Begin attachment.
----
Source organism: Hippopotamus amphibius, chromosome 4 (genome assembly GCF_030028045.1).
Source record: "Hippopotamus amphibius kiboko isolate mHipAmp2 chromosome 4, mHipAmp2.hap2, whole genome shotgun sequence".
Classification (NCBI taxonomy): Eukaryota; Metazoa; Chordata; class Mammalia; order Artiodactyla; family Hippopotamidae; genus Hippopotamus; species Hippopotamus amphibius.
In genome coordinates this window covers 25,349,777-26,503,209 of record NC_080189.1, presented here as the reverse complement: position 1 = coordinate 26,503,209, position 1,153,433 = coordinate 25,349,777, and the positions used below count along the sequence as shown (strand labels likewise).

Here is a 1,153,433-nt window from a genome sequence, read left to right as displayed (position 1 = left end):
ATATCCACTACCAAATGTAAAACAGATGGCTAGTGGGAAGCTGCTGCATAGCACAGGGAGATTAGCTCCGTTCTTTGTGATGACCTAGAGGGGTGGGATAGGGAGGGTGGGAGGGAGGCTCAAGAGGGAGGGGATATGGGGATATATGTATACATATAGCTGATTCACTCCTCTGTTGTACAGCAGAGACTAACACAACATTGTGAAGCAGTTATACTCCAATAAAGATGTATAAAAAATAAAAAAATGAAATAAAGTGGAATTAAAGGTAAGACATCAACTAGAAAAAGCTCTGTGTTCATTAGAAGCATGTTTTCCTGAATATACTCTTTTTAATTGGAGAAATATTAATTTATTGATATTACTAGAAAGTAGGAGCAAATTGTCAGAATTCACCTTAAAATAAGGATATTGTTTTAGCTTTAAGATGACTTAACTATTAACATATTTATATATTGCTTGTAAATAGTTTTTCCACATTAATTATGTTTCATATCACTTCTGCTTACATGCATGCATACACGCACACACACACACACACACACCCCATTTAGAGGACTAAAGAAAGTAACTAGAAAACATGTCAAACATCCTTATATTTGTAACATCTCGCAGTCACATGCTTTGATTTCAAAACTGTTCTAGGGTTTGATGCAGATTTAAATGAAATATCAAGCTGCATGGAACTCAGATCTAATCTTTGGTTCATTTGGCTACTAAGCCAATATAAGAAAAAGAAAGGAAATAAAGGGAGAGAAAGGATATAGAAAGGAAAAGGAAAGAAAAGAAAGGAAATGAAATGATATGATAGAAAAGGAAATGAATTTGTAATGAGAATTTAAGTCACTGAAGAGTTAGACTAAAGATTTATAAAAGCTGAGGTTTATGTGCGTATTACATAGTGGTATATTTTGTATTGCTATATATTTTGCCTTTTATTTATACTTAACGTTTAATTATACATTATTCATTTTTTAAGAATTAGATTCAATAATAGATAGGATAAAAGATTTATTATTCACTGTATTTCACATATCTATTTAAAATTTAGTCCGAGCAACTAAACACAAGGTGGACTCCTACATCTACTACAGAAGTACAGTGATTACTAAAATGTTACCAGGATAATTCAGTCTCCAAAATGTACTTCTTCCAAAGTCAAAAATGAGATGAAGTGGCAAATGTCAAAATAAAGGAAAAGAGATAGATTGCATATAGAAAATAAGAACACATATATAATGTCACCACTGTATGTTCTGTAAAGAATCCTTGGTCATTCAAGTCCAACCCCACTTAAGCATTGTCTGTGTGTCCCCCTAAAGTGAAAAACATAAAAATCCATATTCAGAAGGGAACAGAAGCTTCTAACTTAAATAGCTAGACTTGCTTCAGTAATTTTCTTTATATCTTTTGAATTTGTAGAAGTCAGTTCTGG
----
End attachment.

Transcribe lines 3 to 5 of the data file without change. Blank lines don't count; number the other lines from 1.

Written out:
Classification (NCBI taxonomy): Eukaryota; Metazoa; Chordata; class Mammalia; order Artiodactyla; family Hippopotamidae; genus Hippopotamus; species Hippopotamus amphibius.
In genome coordinates this window covers 25,349,777-26,503,209 of record NC_080189.1, presented here as the reverse complement: position 1 = coordinate 26,503,209, position 1,153,433 = coordinate 25,349,777, and the positions used below count along the sequence as shown (strand labels likewise).

Here is a 1,153,433-nt window from a genome sequence, read left to right as displayed (position 1 = left end):